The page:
the claim

the claim

Wednesday, September 19, 2007

"You know, you look back over our history, and it doesn't take you long to realize that our people have shed more blood for other people's liberty than any other combination of nations in the history of the world.''

-- Fred D. Thompson, stump speech in Des Moines, Sept. 7


A grandiose claim that is hard to justify no matter how you define "other people's liberty." Let's begin by looking at U.S. casualties in foreign wars. (Domestic conflicts such as the Revolutionary War and the Civil War are excluded.)


Conflict Casualties

Spanish American War 2,446
World War I 116,516
World War II 405,399
Korean War 36,574
Vietnam War 58,209
Persian Gulf War 382
Wars in Afghanistan,

Iraq (as of yesterday) 4,217

Total 623,288
SOURCES: Congressional Research Service, Defense Department
The number of overall U.S. military casualties, while high, is still relatively low in comparison to those of its World War I and World War II allies. In World War II alone, the Soviet Union suffered at least 8 million casualties, or more than 10 times the number of U.S. casualties for all wars combined. According to Winston Churchill, the Red Army "tore the guts out of the Nazi war machine." It can be argued that Soviet troops were primarily fighting to free their homeland from Nazi occupation. After fighting its way to Berlin, the Soviet Union imposed its own dictatorship over Eastern Europe. Even so, Soviet sacrifices contributed greatly to the liberation of Western Europe from Nazi domination. Soviet forces died for their own country and their own tyrannical government, but they also spilled blood on behalf of their Western allies.

Even if the Soviet Union is not included in the calculation, U.S. military casualties in all wars combined remain lower than those of the British Commonwealth ("a combination of nations," in Thompson's phrase) in World War I and World War II. According to the Commonwealth War Graves Commission, the British Commonwealth lost 1.7 million troops in the two world wars.

If we delve into "the history of the world," as Thompson suggests, and consider all possible combinations of nations, we could start with the wars of the ancient Greeks. Surely some of the hundreds of millions killed by tyrants from Alexander the Great to Napoleon were fighting for "other people's liberty" in addition to their own. Three million people died in the Napoleonic wars alone.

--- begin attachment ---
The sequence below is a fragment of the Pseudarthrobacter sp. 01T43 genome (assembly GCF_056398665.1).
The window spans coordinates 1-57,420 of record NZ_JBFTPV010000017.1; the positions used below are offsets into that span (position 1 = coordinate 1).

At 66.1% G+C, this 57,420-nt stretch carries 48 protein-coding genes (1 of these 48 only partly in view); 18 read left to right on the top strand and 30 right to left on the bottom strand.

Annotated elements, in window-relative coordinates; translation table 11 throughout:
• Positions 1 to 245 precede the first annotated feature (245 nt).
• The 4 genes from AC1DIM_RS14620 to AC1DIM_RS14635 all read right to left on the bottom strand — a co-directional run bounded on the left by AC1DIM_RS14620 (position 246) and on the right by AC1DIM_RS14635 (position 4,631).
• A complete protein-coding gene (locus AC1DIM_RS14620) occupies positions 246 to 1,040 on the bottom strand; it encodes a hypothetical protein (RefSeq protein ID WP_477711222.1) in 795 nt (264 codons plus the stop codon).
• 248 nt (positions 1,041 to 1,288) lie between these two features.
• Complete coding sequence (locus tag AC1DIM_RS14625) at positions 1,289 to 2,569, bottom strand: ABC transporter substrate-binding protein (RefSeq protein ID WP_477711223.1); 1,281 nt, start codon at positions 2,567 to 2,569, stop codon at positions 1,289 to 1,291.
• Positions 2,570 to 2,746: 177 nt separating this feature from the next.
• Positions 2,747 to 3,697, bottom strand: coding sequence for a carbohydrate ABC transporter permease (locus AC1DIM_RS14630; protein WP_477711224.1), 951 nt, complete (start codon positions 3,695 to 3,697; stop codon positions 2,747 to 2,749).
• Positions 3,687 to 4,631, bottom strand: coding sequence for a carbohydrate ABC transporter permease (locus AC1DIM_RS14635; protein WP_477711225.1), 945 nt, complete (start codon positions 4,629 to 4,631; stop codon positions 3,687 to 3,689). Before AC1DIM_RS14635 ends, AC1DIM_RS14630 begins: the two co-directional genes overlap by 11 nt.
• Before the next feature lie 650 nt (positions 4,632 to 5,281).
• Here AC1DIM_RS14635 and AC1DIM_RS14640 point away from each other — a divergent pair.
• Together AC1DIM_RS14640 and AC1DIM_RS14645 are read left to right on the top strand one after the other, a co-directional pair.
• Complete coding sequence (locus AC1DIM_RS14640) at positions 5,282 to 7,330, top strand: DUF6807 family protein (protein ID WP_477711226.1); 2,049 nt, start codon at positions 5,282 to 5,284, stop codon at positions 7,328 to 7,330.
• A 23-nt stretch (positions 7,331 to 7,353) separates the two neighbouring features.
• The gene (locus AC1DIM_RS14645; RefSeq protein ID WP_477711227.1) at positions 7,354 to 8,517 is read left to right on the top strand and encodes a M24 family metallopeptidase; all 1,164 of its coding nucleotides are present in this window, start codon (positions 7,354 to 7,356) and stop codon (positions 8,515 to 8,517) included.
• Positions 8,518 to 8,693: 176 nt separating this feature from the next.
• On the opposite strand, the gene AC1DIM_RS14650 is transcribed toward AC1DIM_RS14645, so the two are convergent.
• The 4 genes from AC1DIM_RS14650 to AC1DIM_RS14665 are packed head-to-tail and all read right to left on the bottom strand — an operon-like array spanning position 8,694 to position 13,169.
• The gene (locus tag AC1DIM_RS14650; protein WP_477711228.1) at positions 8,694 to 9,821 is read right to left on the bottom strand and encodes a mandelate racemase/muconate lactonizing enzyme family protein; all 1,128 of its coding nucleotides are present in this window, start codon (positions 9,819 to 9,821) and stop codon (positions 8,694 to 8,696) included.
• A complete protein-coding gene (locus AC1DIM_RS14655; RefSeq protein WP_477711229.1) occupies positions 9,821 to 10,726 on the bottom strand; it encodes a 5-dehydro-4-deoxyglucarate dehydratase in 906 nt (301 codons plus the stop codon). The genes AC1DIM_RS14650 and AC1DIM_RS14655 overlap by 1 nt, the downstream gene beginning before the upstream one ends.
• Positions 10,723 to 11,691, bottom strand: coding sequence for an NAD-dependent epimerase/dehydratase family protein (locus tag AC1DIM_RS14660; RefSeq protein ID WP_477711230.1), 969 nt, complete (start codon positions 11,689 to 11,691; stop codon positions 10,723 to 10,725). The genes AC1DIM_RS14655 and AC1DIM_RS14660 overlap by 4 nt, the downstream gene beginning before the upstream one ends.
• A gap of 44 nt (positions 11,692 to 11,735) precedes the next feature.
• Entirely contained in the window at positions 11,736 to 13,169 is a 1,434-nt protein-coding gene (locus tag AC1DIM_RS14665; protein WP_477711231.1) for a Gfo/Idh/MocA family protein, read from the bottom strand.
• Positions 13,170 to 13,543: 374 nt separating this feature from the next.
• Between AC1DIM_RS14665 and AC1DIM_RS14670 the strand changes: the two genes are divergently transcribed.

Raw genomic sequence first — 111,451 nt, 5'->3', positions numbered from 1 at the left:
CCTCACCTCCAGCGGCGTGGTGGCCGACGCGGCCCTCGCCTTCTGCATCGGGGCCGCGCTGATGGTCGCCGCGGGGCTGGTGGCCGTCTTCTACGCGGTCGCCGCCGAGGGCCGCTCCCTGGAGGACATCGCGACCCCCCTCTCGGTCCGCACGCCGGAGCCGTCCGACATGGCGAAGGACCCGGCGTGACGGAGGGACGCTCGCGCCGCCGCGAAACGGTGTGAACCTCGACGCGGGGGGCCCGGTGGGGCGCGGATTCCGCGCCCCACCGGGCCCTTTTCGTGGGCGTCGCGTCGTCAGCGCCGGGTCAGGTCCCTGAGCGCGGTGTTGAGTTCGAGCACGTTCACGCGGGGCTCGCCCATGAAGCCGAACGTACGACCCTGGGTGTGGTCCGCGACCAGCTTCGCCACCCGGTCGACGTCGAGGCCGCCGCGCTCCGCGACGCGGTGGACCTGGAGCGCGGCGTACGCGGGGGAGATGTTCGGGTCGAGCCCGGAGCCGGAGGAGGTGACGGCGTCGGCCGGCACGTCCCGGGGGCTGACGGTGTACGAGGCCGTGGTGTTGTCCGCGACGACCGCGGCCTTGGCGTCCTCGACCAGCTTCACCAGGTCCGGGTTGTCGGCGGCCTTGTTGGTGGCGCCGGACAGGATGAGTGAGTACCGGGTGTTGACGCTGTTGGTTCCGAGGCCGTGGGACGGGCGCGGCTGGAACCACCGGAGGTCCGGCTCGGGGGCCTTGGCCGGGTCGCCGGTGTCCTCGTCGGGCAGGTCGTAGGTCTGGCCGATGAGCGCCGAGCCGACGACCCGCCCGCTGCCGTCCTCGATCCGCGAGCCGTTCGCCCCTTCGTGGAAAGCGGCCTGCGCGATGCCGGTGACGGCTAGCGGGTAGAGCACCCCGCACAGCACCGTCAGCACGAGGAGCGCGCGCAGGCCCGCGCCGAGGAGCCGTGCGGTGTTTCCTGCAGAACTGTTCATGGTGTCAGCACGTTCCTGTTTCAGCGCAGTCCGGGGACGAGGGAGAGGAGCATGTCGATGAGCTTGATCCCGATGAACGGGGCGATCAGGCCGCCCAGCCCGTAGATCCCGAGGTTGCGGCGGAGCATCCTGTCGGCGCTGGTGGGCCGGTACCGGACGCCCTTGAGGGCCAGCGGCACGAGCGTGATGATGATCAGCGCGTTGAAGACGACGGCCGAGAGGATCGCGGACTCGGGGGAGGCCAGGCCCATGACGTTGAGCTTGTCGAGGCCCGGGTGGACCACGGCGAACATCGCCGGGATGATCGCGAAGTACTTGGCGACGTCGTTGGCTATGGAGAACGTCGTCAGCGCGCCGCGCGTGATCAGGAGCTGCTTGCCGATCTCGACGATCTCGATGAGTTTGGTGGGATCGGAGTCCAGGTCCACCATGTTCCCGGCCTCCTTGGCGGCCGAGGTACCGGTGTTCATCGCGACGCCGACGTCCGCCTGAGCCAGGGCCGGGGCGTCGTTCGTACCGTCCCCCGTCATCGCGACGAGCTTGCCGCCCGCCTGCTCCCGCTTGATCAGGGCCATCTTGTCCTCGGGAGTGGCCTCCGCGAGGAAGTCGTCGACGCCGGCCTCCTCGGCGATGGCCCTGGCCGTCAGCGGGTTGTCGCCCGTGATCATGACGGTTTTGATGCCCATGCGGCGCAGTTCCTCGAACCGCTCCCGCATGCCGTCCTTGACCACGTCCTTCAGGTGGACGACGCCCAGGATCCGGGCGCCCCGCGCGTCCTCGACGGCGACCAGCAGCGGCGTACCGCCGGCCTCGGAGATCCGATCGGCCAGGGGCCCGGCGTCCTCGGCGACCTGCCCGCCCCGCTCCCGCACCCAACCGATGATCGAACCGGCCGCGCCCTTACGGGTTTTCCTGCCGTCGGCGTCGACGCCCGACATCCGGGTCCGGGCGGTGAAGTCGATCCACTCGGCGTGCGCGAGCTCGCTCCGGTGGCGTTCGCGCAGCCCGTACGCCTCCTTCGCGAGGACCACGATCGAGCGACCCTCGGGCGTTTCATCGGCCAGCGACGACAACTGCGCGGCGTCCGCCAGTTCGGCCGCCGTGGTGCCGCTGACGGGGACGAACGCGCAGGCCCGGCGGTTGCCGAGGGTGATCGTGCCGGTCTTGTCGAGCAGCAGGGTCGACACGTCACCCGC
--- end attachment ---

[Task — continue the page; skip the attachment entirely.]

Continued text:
Motives for going to war are always difficult to disentangle. Did the United States invade Iraq because of the threat of perceived weapons of mass destruction (the original reason cited by President Bush), to protect its oil interests in the Middle East (as suggested by former Federal Reserve chairman Alan Greenspan in his recently published autobiography), or as part of a larger democracy-building effort? Or all of the above?

Neither Britain nor the United States was invaded or occupied in either of the world wars. Britain entered World War I to fulfill its treaty obligations to France and Belgium and joined World War II to fulfill a guarantee to Poland, after the September 1939 attack by Nazi Germany. The United States entered World War I after German submarines began attacking American merchant ships in the Atlantic. It joined World War II after Japan attacked Pearl Harbor in December 1941.


Thompson's jingoistic assertion cannot be supported by facts, barring some tortuous definition of the phrase "other people's liberty." We asked his presidential campaign for factual support for the claim, but it did not respond. We therefore award Thompson four Pinocchios.

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